Giant video billboard over road sparks safety fear

The billboard is to be mounted above the Gogar roundabout. Picture: contributed
The billboard is to be mounted above the Gogar roundabout. Picture: contributed
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SAFETY fears have been raised over plans to erect a giant ad hoarding with moving digital images over a major city road.

The huge 30-metre video screen – spanning four lanes of traffic – would be sited on the main route to Edinburgh Airport and is likely to distract drivers, road experts claim.

The controversial plans by advertising firm JCDecaux 
would see the hoarding mounted above the Gogar roundabout where thousands of motorists pass by each day.

Last month, the French company signed a deal with the council to provide bus shelters and street furniture for the next decade.

As part of the deal, the firm rents out lucrative advertising space in Princes Street and other major routes across the Capital. However, road safety experts have called on 
JCDecaux to revise its plans for the Gogar display and urged the council to reject the hoarding.

Neil Greig, director of policy and research at the Institute of Advanced Motorists, said a large digital advert near a busy road went against “best practice” for road safety.

He said: “I would ask them to reconsider it and think again.

“Although it’s very difficult to put your finger on definitive evidence either way, it is clearly a distraction. These things are designed to be looked at, and if you’re looking at the hoarding, you’re not looking at the traffic. The contractor and the council should be promoting road safety best practice, and best practice would be not to have any distractions at a busy roundabout.”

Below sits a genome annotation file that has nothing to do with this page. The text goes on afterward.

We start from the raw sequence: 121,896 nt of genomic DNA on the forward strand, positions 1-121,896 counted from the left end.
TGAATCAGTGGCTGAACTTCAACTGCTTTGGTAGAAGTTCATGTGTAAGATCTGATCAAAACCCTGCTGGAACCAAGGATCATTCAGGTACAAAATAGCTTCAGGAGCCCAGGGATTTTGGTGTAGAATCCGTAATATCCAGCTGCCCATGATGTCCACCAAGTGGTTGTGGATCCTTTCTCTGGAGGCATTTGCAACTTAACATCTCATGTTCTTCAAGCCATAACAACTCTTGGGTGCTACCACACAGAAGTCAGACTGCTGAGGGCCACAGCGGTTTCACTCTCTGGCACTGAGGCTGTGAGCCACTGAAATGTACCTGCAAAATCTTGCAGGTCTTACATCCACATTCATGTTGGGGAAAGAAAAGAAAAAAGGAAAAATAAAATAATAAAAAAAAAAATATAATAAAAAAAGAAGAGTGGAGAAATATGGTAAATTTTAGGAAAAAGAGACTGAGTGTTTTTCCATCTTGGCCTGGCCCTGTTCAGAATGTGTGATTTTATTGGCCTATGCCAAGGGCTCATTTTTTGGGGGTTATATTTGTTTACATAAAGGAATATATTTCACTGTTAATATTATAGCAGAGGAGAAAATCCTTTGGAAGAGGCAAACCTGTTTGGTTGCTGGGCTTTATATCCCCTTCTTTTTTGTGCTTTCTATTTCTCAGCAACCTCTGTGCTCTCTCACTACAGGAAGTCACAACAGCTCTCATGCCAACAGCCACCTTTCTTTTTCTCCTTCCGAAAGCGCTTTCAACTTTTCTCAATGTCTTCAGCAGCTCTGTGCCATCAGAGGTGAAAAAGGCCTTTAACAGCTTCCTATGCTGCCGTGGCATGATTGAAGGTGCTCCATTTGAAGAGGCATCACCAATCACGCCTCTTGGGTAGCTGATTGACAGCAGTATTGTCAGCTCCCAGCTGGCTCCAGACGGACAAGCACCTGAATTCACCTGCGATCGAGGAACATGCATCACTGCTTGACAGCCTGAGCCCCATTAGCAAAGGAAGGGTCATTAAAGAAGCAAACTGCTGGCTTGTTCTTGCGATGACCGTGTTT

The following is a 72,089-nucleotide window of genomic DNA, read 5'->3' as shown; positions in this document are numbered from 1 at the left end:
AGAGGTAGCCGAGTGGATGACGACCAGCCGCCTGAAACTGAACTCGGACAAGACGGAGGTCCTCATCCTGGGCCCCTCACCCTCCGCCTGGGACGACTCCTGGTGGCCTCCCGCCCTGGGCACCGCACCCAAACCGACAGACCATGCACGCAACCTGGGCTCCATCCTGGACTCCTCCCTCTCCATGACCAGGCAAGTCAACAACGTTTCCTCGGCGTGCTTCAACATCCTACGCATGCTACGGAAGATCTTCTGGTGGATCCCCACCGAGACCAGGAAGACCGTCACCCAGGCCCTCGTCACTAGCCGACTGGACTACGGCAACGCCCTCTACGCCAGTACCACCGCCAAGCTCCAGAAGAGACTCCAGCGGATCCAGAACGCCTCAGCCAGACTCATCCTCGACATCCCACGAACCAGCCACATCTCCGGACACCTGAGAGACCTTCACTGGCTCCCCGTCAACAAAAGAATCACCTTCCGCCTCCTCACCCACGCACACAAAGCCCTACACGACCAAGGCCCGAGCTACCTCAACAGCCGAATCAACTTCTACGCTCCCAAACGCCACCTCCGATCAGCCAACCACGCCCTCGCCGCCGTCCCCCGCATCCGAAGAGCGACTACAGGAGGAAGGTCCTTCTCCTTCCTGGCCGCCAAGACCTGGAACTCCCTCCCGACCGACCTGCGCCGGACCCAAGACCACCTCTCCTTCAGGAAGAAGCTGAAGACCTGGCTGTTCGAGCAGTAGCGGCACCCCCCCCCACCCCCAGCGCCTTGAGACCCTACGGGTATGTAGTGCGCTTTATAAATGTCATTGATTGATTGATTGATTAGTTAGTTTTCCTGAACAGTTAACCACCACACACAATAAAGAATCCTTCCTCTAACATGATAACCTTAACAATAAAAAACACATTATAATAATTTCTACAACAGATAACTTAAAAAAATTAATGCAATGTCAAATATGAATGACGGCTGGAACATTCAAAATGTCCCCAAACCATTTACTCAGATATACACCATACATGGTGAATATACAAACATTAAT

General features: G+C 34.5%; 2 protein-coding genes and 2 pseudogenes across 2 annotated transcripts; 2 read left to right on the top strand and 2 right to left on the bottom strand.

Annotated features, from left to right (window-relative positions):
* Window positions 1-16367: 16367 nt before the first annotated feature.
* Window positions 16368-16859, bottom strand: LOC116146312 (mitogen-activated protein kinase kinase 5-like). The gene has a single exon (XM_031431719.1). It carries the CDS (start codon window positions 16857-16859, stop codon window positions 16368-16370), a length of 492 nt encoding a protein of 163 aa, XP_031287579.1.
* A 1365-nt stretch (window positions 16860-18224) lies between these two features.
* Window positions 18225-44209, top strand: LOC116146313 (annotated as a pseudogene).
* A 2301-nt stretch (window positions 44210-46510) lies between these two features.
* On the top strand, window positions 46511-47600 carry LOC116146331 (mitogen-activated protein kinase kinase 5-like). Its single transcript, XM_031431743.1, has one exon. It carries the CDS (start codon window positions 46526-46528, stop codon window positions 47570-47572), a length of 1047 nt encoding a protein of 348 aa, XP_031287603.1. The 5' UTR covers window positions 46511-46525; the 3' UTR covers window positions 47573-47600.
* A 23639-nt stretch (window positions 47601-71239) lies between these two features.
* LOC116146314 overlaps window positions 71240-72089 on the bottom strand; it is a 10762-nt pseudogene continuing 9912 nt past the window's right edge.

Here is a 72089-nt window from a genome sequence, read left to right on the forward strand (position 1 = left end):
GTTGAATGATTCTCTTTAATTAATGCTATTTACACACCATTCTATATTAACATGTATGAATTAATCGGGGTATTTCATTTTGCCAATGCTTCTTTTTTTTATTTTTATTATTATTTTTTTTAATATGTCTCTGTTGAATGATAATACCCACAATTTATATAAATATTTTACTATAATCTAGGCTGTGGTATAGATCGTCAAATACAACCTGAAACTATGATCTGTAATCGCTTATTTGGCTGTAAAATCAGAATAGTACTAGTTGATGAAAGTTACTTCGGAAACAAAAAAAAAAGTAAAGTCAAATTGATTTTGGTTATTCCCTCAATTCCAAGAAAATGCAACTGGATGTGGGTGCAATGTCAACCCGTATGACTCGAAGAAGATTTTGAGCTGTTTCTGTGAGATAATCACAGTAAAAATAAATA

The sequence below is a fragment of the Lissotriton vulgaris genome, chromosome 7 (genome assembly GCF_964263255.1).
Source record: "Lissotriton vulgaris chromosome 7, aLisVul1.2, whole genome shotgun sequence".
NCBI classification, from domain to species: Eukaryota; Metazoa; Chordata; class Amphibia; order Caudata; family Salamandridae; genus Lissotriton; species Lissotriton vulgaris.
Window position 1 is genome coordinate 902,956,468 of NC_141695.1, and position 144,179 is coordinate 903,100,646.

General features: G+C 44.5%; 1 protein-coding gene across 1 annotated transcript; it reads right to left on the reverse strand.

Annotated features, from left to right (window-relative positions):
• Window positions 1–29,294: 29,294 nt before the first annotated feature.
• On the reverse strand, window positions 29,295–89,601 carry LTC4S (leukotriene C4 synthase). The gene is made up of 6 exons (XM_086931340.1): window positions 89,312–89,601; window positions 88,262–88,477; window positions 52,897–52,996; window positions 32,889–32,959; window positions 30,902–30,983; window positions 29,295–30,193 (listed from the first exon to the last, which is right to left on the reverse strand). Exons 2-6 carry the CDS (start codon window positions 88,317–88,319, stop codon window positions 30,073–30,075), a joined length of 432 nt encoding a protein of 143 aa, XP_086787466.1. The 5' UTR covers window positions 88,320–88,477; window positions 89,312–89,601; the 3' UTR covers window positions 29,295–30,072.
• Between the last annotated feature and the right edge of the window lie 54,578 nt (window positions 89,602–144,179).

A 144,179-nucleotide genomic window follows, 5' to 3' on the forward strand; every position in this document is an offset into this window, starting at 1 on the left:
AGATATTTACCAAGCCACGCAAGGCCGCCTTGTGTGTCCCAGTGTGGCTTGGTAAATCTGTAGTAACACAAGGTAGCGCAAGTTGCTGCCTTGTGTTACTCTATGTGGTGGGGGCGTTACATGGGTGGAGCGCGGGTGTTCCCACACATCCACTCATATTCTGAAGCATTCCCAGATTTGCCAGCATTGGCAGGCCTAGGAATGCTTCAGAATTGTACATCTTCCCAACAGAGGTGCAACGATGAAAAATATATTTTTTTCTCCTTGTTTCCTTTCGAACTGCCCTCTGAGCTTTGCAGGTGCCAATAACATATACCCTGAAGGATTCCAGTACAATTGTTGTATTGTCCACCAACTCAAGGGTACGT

A road safety report submitted as part of JCDecaux’s application claims “there are no highway safety issues at Gogar roundabout”. It adds that a “strong case can be made that advertising installation would not have a detrimental effect to the roundabout in terms of highway safety”.

The report, compiled by analysts WYG Transport, reveals there have been 11 collisions in the area since 2009 – none fatal – and claims analysis of similar junctions where advertising was installed did not increase the accident rate.

“The advertising installation is unlikely to result in an increase in accidents on the off-ramps due to driver distraction,” it concludes.

The application will go before planners in the coming months. Last year, plans to fix a huge Scotland rugby jersey over Glasgow Road were rejected because they were judged to be “detrimental to road safety for both drivers and pedestrians”.

Planners will consider public safety when they examine the plans in detail.

A city council spokeswoman said she could not comment on a live planning application.

A spokeswoman for 
JCDecaux did not provide a comment when contacted by the Evening News.